However, starting July 2017, tariff concessions made under the QR will end along with the program’s expiration, and tariff rates will revert back to their previous higher levels. This also means that the MAV for rice will revert back to the original 350,000 MT while tariff rates will have to be decided by the economic managers.
Valdez said amendments in the tariff law would also include the possible removal of the 350,000 MT MAV as committed by the Philippines to the WTO. “Technically, it will be free trade. So we need to remove caps of volume imported and shift to tariff protection,” she said.
For its part, the Department of Agriculture (DA) said that the Philippines should continue to implement the in-quota and out-quota rate under the MAV scheme—with a reduced tariff rate of 35 percent while shipments outside MAV pay higher rates.
Agriculture Undersecretary Segfredo Serrano said that Manila, as a signatory to the Asean Trade in Goods Agreement, should honor its commitment to implement a 35 percent tariff rate for rice originating from Asean member countries.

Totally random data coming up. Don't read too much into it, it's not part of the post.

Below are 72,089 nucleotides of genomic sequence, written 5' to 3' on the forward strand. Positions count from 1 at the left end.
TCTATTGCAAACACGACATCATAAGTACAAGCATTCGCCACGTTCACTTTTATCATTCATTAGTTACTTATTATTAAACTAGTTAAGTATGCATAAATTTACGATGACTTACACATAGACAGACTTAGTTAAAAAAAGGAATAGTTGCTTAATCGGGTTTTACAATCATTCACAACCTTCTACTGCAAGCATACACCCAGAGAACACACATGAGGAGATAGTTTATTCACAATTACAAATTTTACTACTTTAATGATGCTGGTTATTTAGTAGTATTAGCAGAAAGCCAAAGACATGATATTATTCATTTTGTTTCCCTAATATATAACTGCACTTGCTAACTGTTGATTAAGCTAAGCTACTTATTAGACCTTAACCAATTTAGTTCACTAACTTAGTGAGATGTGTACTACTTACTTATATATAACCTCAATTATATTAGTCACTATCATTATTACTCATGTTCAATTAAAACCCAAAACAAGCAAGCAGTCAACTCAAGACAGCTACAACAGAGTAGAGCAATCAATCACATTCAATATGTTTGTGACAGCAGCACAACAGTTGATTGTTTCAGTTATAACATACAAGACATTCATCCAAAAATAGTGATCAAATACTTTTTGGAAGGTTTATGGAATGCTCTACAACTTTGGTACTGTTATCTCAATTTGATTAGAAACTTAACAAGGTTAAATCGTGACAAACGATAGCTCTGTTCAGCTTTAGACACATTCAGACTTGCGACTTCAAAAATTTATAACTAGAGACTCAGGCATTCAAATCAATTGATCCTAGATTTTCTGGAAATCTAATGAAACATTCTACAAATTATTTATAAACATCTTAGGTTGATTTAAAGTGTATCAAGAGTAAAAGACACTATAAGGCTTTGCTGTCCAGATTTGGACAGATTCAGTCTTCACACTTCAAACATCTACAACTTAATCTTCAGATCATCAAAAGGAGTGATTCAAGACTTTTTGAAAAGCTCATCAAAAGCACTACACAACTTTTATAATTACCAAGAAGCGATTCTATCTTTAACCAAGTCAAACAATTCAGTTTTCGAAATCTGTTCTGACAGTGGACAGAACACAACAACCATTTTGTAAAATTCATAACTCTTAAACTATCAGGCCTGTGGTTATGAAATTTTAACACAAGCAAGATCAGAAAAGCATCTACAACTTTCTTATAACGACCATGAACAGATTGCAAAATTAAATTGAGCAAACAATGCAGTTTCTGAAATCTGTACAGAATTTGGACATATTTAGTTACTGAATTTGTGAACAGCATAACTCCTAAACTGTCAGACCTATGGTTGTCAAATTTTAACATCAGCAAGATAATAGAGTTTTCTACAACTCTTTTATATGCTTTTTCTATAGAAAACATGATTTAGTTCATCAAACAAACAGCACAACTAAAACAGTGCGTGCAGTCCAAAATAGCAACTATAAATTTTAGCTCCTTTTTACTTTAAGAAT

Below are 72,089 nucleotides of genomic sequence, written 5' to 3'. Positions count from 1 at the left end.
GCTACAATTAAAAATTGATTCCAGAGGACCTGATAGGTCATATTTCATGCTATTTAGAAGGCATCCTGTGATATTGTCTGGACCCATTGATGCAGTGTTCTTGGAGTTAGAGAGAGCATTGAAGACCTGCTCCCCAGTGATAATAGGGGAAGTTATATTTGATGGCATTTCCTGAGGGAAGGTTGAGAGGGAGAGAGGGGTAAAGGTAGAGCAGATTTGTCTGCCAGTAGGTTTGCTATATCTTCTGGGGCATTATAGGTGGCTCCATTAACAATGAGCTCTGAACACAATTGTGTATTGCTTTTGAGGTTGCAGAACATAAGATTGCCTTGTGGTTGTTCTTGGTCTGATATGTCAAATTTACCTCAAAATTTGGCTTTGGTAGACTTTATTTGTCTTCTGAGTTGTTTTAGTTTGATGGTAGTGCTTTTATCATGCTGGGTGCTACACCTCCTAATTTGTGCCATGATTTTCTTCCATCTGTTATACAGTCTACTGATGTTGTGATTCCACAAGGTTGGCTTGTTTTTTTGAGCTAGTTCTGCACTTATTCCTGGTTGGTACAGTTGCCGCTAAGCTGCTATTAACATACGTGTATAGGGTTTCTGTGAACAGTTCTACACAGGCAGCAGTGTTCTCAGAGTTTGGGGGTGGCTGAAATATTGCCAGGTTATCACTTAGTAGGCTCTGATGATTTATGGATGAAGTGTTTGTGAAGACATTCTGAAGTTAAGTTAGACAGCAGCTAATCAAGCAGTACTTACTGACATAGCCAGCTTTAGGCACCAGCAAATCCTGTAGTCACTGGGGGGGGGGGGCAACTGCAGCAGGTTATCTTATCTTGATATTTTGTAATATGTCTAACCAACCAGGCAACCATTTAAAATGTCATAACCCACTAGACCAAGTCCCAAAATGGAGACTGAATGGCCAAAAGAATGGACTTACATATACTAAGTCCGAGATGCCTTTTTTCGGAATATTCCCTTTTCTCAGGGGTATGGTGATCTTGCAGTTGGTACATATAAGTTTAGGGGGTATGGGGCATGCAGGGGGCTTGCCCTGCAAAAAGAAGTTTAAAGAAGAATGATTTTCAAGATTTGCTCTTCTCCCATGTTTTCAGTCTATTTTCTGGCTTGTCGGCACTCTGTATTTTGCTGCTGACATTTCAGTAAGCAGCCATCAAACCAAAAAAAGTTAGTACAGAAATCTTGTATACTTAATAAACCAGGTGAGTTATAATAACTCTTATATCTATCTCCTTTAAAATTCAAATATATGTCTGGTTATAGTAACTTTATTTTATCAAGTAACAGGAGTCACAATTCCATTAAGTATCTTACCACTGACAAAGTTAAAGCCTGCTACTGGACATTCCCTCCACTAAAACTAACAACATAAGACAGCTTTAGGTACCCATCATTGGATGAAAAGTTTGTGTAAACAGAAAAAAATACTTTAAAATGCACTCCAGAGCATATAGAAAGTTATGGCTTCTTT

“Bakit ka pa nagkaroon ng agreement kung hindi mo masusundan [Why have an agreement if you cannot honor it]? If you want to change those conditions you have to renegotiate, but you have to be willing to pay the demand,” Serrano said.

Competitive advantage

Mercedita Somibilla, National Economic and Development Authority (NEDA)-Agriculture, Natural Resources and
Environment director, earlier said Filipino rice farmers will be equally protected, and could even enjoy competitive advantage, if the QR on rice is no longer be extended beyond 2017.Sombilla said prices of locally grown rice will actually be lower compared to the landed cost of imported rice. “At 35 percent tariff, local farmers would have price advantage as compared to the landed cost (of imported rice) of about P4 per kilo and above,” she said.

In fact, about 35 of the country’s rice producing provinces will be able to compete directly with their Vietnamese and Thai counterparts, she said. Even without tariffs, she said about 13 rice-producing provinces would remain competitive, with a price advantage of P0.10 to as high as P3 per kilo.
“These figures are computed using existing data from the Department of Agriculture and Philippine Statistics Authority,” Sombilla said. “My stand is that at 35 percent, we are already competitive. What more if it is higher than that? Farmers will even have more protection.”
“That’s why it is important for President Rodrigo Duterte to finally come up with the policy guidance,” said Valdez. “But as of now, the rate that NEDA is looking at is 40-50 percent on all rice imports,” she said.

Nigeria becoming self-sufficient in rice production – CBN